Voyager 2's brief incursion. This was an intriguing but incomplete suggestion of geophysical activity. But overall there really wasn't anything that suggested it would be more than another of the beautifully individual large moons around the great ringed world.
Then along comes Cassini. Not only did Enceladus show clear signs of a complex and geophysically active (or is that cryophysically active?) surface but it was spewing what seemed to be geysers of icy water particles out into the cold space of the Saturnian system. Scanning towards its southern polar region revealed that the great 'tiger-stripe' fissures were significantly hotter than their surroundings - although still frigid by our terrestrial standards.
Enceladus is an active, albeit tiny, world. Later flybys and flythroughs of the plumes of water have revealed the presence of salts, ammonia, simple hydrocarbons and even dust. The presence of these things suggests that somewhere inside Enceladus there is liquid water in contact with rock. Whether there is a global subsurface ocean or localized lakes is still unclear. At the southern pole then deep fissures are venting some of this pressurized water out to space. What's keeping the interior of Enceladus warm is unknown. Tidal flexure resulting from interaction with the moon Dione and Saturn's great gravitational field could provide some heating at present, but not enough. The radioactive decay of elements within a rocky core might be a significant heat provider, but the apparent localization towards the southern pole may suggest some internal lopsidedness.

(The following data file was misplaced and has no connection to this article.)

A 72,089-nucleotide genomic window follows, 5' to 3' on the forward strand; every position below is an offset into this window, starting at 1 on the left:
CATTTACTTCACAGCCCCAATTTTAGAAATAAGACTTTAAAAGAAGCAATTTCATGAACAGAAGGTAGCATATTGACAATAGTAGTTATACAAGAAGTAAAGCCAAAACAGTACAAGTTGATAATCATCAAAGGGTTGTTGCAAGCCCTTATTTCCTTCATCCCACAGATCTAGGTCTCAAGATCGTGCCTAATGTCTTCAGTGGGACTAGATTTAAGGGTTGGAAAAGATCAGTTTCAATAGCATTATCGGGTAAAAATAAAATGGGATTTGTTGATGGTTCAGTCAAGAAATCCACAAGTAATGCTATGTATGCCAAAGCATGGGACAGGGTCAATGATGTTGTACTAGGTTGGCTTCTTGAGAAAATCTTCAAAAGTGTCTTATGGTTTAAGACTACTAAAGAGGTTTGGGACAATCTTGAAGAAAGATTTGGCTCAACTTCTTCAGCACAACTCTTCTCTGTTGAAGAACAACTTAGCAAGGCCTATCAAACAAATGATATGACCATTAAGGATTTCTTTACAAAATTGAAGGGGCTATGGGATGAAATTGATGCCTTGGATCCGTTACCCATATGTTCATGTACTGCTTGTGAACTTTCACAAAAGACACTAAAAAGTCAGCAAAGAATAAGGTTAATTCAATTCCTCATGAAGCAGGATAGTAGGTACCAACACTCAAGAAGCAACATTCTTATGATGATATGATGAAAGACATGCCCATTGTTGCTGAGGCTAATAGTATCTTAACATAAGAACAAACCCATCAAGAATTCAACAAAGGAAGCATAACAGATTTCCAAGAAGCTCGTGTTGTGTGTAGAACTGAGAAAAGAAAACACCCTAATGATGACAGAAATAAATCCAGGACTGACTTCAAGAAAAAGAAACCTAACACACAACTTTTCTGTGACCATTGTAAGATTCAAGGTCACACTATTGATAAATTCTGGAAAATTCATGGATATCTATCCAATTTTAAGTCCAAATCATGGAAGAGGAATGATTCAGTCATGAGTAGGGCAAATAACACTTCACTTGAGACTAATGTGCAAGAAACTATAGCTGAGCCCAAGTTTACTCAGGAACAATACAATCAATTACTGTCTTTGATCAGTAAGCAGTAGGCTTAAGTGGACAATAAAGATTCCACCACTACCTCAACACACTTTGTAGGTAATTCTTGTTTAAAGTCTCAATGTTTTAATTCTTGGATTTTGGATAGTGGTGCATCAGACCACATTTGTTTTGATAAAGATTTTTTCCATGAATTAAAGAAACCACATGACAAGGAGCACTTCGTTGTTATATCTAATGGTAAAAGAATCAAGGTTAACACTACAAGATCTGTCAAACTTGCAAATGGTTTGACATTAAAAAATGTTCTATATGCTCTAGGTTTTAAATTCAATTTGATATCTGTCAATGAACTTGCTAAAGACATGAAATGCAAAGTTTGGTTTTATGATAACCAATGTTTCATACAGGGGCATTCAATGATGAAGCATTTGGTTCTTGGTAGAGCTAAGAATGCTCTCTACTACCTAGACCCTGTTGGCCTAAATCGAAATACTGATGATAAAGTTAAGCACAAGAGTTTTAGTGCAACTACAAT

It's incredible that this tiny world, just over 300 miles across and 4.5 billion years old, is still stirring. Now, the latest results from Cassini have put a better limit on just how much cooking Enceladus is doing. It is pumping out about 16 Gigawatts of thermal energy, equivalent to almost three times as much as all of Yellowstone National Park here on Earth. Since present tidal heating could at most only account for 1-2 Gigawatts this is very firm evidence that either Enceladus is still releasing pent-up energy from an earlier epoch where the moon orbits and tides were different, or that unexpectedly high
radiogenic heating is the primary energy source. Either option increases the odds of a substantial subsurface liquid water ocean.
The notion that long-term/short-term variations in moon orbits might be responsible is particularly intriguing. The idea here is that the orbits of Enceladus and its neighbor Dione may experience temporary variations that result in short episodes of intense tidal flexure on Enceladus. The thermal energy then takes time to escape through the icy crust - squeezing out as we see it, through places like the polar tiger stripes. This seems to be supported by the claimed high level of argon gas in the plumes. Argon in a planetary environment comes from radioactive decay of potassium-40. If Enceladus had been venting steadily for more than about 10 million years we would expect it to have already lost its argon. The simplest explanation is that the venting of material is episodic.
What does this mean for Enceladus as a potential harbor for life? It's unclear. If Enceladus freezes up solid in-between heating episodes then that could be a tough deal for organisms that somehow inhabit a subsurface environment. If on the other hand it just simmers down to an extended internal winter before the next summer in a few hundred thousand, or million years, then pockets of water could perhaps sustain hibernating life. Maybe Enceladus is like a perennial bulb, budding and flowering every spring, before withering and overwintering again until woken by gravity's warming embrace.